Before him, pro basketball was all about the on-court action. Buss began changing this perception in 1979 through the following trailblazing moves:

  • Hiring cheerleaders (Lakers Girls)
  • Playing music during breaks
  • Enhancing the VIP ticket holder experience
  • Selling courtside tickets to fans (vs seating media members there)

Other league owners copied these moves to the point where they’ve become commonplace in today’s game.

Most Successful NBA Owner in History

Dr Jerry Buss wasn’t just a strong owner commercially but also in terms of wins. In fact, he’s the most successful owner in NBA history with 10 championships during his tenure.

Wins started rolling in almost immediately for Buss and the franchise. The Lakers won the NBA Finals in 1980, led by rookie Magic Johnson and 6-time league MVP Kareem Abdul-Jabbar. The Magic-Kareem duo powered the “Showtime” Lakers to four more titles in 1982, 1985, 1987, and 1988.

Like other teams, the Lakers had little luck in the 1990s thanks to Michael Jordan and the Chicago Bulls capturing six titles during this decade. But LA would put themselves in a position to win again after acquiring Kobe Bryant’s draft rights and trading for Shaquille O’Neal in 1996. Coached by Phil Jackson, Shaq and Kobe would lead LA to a three-peat from 2000-2002.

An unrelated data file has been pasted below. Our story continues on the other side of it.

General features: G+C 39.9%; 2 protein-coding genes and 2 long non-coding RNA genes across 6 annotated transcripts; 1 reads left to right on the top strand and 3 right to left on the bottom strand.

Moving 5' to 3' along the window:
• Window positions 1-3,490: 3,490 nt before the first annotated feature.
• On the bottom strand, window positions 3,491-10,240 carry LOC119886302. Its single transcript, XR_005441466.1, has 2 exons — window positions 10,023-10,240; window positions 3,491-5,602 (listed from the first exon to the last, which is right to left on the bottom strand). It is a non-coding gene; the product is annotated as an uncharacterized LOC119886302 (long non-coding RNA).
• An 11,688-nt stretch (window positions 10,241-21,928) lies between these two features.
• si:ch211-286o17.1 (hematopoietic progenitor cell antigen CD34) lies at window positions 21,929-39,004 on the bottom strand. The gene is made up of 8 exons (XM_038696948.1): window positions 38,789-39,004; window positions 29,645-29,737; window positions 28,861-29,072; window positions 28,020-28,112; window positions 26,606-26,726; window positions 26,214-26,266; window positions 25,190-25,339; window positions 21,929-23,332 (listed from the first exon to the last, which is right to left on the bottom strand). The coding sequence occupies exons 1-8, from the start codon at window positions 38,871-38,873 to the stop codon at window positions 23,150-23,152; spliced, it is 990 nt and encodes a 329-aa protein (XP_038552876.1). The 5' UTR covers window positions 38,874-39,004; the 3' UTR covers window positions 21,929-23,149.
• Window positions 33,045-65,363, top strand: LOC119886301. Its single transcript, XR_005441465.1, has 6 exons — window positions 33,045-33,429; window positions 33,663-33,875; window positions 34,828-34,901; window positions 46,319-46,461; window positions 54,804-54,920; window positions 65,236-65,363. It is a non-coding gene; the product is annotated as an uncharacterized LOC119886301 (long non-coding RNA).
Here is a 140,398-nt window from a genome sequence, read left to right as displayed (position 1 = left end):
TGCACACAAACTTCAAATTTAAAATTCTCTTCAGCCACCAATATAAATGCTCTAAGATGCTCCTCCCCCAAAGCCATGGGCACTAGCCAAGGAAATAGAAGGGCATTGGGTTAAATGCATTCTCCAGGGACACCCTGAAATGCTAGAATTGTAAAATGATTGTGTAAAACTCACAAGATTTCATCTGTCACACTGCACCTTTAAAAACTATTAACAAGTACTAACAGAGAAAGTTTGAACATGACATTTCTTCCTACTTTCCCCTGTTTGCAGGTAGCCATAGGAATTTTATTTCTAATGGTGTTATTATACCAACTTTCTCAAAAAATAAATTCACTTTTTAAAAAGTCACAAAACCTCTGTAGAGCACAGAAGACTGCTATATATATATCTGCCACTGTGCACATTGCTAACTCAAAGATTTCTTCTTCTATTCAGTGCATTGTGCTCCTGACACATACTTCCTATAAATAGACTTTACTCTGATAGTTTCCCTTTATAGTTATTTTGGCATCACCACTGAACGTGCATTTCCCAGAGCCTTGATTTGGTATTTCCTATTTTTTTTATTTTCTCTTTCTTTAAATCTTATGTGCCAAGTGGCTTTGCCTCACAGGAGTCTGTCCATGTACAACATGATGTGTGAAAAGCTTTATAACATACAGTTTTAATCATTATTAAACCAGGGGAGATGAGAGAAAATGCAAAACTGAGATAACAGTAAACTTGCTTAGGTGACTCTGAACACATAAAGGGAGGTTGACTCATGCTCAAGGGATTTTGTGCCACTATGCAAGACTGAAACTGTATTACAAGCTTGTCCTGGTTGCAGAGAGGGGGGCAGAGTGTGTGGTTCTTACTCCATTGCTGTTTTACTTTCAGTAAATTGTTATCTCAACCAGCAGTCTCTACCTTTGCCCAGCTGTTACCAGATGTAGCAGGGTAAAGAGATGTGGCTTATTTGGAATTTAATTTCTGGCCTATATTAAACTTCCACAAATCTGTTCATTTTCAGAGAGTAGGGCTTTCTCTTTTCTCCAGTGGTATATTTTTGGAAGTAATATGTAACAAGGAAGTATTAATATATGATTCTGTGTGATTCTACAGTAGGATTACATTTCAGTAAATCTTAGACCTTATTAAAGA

Buss’ last two titles as Lakers owner came in 2009 and 2010. Bryant, alongside Andrew Bynum, Pau Gasol, and Lamar Odom, would lead the team to back-to-back rings.

Jerry’s winning formula included hiring skilled personnel like Jackson, Pat Riley, Jerry West, and Mitch Kupchak, then letting them do their thing. Unlike Kent Cooke before him, Buss didn’t micromanage his executives and coaches.

Jerry Buss and Magic Johnson
Jerry Buss / Magic Johnson [Image: Twitter/LakersGlobal]